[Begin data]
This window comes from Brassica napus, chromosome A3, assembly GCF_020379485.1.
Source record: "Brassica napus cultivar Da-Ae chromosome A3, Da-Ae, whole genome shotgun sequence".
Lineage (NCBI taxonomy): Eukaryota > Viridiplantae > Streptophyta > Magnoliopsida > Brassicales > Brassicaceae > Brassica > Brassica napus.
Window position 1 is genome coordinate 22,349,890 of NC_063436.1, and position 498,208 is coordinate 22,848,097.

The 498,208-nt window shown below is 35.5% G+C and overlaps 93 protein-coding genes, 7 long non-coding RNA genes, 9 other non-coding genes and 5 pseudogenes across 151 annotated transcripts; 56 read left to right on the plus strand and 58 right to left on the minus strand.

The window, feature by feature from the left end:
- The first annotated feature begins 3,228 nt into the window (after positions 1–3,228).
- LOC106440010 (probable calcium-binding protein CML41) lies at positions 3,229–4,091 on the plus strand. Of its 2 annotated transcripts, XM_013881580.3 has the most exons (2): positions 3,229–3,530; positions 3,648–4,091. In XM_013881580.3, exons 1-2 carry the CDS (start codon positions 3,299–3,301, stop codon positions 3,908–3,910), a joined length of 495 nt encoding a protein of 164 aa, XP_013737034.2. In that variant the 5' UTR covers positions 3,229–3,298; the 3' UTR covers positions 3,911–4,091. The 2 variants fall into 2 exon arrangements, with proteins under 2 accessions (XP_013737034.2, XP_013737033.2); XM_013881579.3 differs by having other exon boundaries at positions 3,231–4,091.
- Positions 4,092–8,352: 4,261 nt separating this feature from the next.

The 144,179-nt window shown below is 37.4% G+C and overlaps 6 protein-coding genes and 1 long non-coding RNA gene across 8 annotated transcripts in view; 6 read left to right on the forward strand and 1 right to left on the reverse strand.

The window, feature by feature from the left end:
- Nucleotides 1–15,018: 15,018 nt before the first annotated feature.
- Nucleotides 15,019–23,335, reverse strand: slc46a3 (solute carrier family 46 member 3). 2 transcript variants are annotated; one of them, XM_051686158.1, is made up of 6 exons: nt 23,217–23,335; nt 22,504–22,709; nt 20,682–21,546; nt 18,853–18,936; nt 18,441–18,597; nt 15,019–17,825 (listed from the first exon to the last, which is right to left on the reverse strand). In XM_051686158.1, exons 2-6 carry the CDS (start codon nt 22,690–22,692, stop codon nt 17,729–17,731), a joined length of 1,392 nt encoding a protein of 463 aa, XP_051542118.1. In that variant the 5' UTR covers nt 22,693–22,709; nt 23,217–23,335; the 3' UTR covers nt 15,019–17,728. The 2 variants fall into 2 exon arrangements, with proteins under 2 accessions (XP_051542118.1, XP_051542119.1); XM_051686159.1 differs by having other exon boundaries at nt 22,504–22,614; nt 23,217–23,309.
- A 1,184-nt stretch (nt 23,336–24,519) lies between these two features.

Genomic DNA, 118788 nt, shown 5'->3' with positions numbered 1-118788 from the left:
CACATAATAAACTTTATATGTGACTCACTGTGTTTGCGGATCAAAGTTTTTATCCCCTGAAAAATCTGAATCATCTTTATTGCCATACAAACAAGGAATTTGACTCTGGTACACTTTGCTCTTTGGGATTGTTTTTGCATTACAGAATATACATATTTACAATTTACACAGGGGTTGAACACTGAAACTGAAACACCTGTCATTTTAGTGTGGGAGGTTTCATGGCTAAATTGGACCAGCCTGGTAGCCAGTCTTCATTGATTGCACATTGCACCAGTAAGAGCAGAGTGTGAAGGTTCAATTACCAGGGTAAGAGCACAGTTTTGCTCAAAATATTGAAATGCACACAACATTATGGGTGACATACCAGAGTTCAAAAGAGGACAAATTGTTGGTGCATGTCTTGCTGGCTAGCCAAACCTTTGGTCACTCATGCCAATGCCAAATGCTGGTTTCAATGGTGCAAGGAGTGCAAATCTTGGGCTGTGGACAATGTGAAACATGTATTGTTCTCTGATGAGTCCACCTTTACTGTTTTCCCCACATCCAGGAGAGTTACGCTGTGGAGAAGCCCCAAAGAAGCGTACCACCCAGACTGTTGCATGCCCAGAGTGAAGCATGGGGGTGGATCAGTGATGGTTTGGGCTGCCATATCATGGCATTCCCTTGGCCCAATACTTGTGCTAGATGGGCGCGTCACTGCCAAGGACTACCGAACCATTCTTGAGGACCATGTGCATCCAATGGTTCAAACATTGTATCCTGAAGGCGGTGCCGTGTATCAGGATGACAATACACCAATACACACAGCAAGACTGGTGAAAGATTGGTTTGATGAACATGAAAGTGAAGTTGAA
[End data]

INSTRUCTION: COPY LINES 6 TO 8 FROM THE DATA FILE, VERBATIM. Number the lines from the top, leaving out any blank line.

The window, feature by feature from the left end:
- The first annotated feature begins 3,228 nt into the window (after positions 1–3,228).
- LOC106440010 (probable calcium-binding protein CML41) lies at positions 3,229–4,091 on the plus strand. Of its 2 annotated transcripts, XM_013881580.3 has the most exons (2): positions 3,229–3,530; positions 3,648–4,091. In XM_013881580.3, exons 1-2 carry the CDS (start codon positions 3,299–3,301, stop codon positions 3,908–3,910), a joined length of 495 nt encoding a protein of 164 aa, XP_013737034.2. In that variant the 5' UTR covers positions 3,229–3,298; the 3' UTR covers positions 3,911–4,091. The 2 variants fall into 2 exon arrangements, with proteins under 2 accessions (XP_013737034.2, XP_013737033.2); XM_013881579.3 differs by having other exon boundaries at positions 3,231–4,091.